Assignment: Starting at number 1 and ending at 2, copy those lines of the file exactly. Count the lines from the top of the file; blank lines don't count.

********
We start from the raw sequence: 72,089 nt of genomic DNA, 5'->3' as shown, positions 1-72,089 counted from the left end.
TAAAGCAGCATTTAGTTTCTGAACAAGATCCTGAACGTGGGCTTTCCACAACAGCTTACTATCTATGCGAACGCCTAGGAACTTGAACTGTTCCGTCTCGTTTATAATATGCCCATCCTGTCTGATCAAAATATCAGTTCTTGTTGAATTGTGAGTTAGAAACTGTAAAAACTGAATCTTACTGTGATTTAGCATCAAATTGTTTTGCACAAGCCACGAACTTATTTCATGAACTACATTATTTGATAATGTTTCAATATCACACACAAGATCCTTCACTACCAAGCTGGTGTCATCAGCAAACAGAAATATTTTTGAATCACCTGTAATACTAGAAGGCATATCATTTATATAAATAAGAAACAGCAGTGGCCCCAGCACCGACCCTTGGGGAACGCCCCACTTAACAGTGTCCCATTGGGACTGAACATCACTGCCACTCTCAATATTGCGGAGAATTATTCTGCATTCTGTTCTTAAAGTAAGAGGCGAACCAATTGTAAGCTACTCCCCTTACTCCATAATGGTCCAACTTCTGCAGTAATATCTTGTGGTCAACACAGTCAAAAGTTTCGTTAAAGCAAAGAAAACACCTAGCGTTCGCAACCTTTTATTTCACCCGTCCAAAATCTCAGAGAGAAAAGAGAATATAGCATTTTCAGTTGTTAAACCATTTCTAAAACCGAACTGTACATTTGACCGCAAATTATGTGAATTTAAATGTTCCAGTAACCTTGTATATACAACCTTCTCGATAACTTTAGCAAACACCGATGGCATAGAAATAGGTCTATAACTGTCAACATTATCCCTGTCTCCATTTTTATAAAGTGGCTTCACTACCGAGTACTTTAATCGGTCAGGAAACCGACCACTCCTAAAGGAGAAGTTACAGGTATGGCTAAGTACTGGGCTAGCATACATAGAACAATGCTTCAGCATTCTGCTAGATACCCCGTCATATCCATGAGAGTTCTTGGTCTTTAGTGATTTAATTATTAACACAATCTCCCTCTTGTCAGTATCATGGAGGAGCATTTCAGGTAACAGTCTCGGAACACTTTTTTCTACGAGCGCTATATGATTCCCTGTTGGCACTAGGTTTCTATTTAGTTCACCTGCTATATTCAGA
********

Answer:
We start from the raw sequence: 72,089 nt of genomic DNA, 5'->3' as shown, positions 1-72,089 counted from the left end.
TAAAGCAGCATTTAGTTTCTGAACAAGATCCTGAACGTGGGCTTTCCACAACAGCTTACTATCTATGCGAACGCCTAGGAACTTGAACTGTTCCGTCTCGTTTATAATATGCCCATCCTGTCTGATCAAAATATCAGTTCTTGTTGAATTGTGAGTTAGAAACTGTAAAAACTGAATCTTACTGTGATTTAGCATCAAATTGTTTTGCACAAGCCACGAACTTATTTCATGAACTACATTATTTGATAATGTTTCAATATCACACACAAGATCCTTCACTACCAAGCTGGTGTCATCAGCAAACAGAAATATTTTTGAATCACCTGTAATACTAGAAGGCATATCATTTATATAAATAAGAAACAGCAGTGGCCCCAGCACCGACCCTTGGGGAACGCCCCACTTAACAGTGTCCCATTGGGACTGAACATCACTGCCACTCTCAATATTGCGGAGAATTATTCTGCATTCTGTTCTTAAAGTAAGAGGCGAACCAATTGTAAGCTACTCCCCTTACTCCATAATGGTCCAACTTCTGCAGTAATATCTTGTGGTCAACACAGTCAAAAGTTTCGTTAAAGCAAAGAAAACACCTAGCGTTCGCAACCTTTTATTTCACCCGTCCAAAATCTCAGAGAGAAAAGAGAATATAGCATTTTCAGTTGTTAAACCATTTCTAAAACCGAACTGTACATTTGACCGCAAATTATGTGAATTTAAATGTTCCAGTAACCTTGTATATACAACCTTCTCGATAACTTTAGCAAACACCGATGGCATAGAAATAGGTCTATAACTGTCAACATTATCCCTGTCTCCATTTTTATAAAGTGGCTTCACTACCGAGTACTTTAATCGGTCAGGAAACCGACCACTCCTAAAGGAGAAGTTACAGGTATGGCTAAGTACTGGGCTAGCATACATAGAACAATGCTTCAGCATTCTGCTAGATACCCCGTCATATCCATGAGAGTTCTTGGTCTTTAGTGATTTAATTATTAACACAATCTCCCTCTTGTCAGTATCATGGAGGAGCATTTCAGGTAACAGTCTCGGAACACTTTTTTCTACGAGCGCTATATGATTCCCTGTTGGCACTAGGTTTCTATTTAGTTCACCTGCTATATTCAGA